FDELTA 60, an Arkansas Arts Center original documentary film, is set to premiere at a special event on June 28
The hour-long documentary explores the innovative work featured in the 60th Annual Delta Exhibition through the eyes of 10 Arkansas artists. Following these artists as they create work that addresses place, identity, representation and history, DELTA 60 proves the power of art to challenge its viewers – and its makers.
DELTA 60 will premiere at a Film Screening and 61st Annual Delta Exhibition Closing Party at the Arkansas Arts Center on Friday, June 28. The screening will be followed by a reception featuring music from the film performed live by Little Rock musician Isaac Alexander.
While the Delta Exhibition has been an important Arkansas Arts Center tradition for more than 60 years, DELTA 60 is the first documentary film to explore the exhibition in depth.
Every year, the Annual Delta Exhibition – which was founded in 1958 – offers a snapshot of the art being made in the Mississippi Delta region at that moment. For 61 years, the Annual Delta Exhibition has offered a conversation about its time and place, with artists often reflecting on the landscape, people and history of the region.
DELTA 60, which was directed by by Arts Center Digital Media Producer Matthew Rowe and co-produced by Rowe and Director of Marketing and Communications Angel Galloway, seeks to offer a fresh perspective on the Delta Exhibition.
“When we began capturing individual artist stories during the 60th anniversary Delta Exhibition last year, we realized that these stories were really part of something bigger,” Galloway said. “While we only introduce you to 10 artists in this film, this exhibition has been shining a light on regional artists across the Delta for 61 years. This film is really a celebration of that history, and all those artists who shared their vision and voice with our community.”
DELTA 60 follows both emerging and established artists as they work, joining them in their studios, homes and on the road as they dive into their craft, motivation and vision. The artists featured in the film provide a unique lens through which to view the Delta Exhibition:
Melissa Cowper-Smith uses handmade paper as an active surface for reflections on what is remembered and what is forgotten.
Neal Harrington’s large-scale woodcuts create a sense of mythology and folklore tied to the Ozark region.
Tammy Harrington explores her Chinese heritage through intricately layered prints and cut paper works.
Robyn Horn’s wood sculptures articulate the tensions inherent in the natural world.
Tim Hursley, a photographer for world-famous architects, finds the beauty in the agricultural structures of rural Arkansas.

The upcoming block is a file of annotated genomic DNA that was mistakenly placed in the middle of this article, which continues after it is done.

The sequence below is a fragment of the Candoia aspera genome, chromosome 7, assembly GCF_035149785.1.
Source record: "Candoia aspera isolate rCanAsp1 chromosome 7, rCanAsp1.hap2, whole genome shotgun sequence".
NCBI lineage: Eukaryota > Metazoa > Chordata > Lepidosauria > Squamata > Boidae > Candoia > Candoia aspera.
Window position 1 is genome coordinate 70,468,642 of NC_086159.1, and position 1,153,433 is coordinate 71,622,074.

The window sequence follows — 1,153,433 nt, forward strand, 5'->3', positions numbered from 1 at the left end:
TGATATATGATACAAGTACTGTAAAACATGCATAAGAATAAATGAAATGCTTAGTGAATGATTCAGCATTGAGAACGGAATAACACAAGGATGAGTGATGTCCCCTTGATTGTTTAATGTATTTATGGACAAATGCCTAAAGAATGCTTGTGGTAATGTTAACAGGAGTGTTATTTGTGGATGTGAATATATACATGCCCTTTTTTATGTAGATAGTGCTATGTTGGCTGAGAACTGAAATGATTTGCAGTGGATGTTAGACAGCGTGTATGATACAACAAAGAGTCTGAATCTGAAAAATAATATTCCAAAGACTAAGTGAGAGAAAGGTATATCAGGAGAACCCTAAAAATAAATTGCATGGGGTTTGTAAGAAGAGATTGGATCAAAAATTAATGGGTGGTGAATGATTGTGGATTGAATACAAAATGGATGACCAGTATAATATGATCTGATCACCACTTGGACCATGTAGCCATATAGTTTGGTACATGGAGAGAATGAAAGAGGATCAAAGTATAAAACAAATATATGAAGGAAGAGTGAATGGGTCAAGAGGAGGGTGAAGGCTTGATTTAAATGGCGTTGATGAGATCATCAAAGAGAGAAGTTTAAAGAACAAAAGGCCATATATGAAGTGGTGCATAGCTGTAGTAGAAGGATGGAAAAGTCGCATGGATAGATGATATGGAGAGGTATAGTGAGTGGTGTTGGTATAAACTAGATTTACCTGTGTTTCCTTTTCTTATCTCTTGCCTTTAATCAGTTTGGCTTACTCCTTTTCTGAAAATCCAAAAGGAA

Lisa Krannichfeld’s female figures demand their space while rejecting easy interpretation.
James Matthews humanizes the overlooked places with quilts made from the things that are left behind.
Dusty Mitchell uses found objects to challenge the assumed relationship between an object and its viewer.
Aj Smith seeks to provide a window into the
souls of his subjects with intimate portraits.
Marjorie Williams-Smith invites her viewer to take a closer look hermetalpoint self-portraits – and at themselves.
“These artists are reacting to their environment and, in doing so, challenging the way we see the things we see all the time. Several of the artists profiled are concerned with nature and land. Others still are trying to understand its people and its culture,” Rowe said. “It is my hope that viewers will be able to watch each artist’s story and gain a better understanding of their own world.”
The DELTA 60 Film Screening and 61st Annual Delta Exhibition Closing Party will be one of the final public events held in the Arts Center’s current MacArthur Park building. The Arts Center’s public spaces will close June 30, with construction on the reimagined Arkansas Arts Center to begin this fall.
“We are thrilled to be able to share this film with the community, especially at this exciting moment in the Arts Center’s history,” Interim Executive Director Laine Harber said. “The Delta Exhibition has been an incredibly important piece of the Arts Center’s history and development. DELTA 60 is the perfect opportunity to reflect on the Delta Exhibition’s role in nurturing the artistic spirit of the region.”
DELTA 60 is produced by Angel Galloway and Matthew Rowe with original music written by Isaac Alexander. DELTA 60 is sponsored by Anne and Merritt Dyke and the Philip R. Jonsson Foundation. In addition, this project is supported in part by a grant from the Arkansas Humanities Council and the National Endowment for the Humanities. For more information, visit arkansasartscenter.org or call 501-372-4000.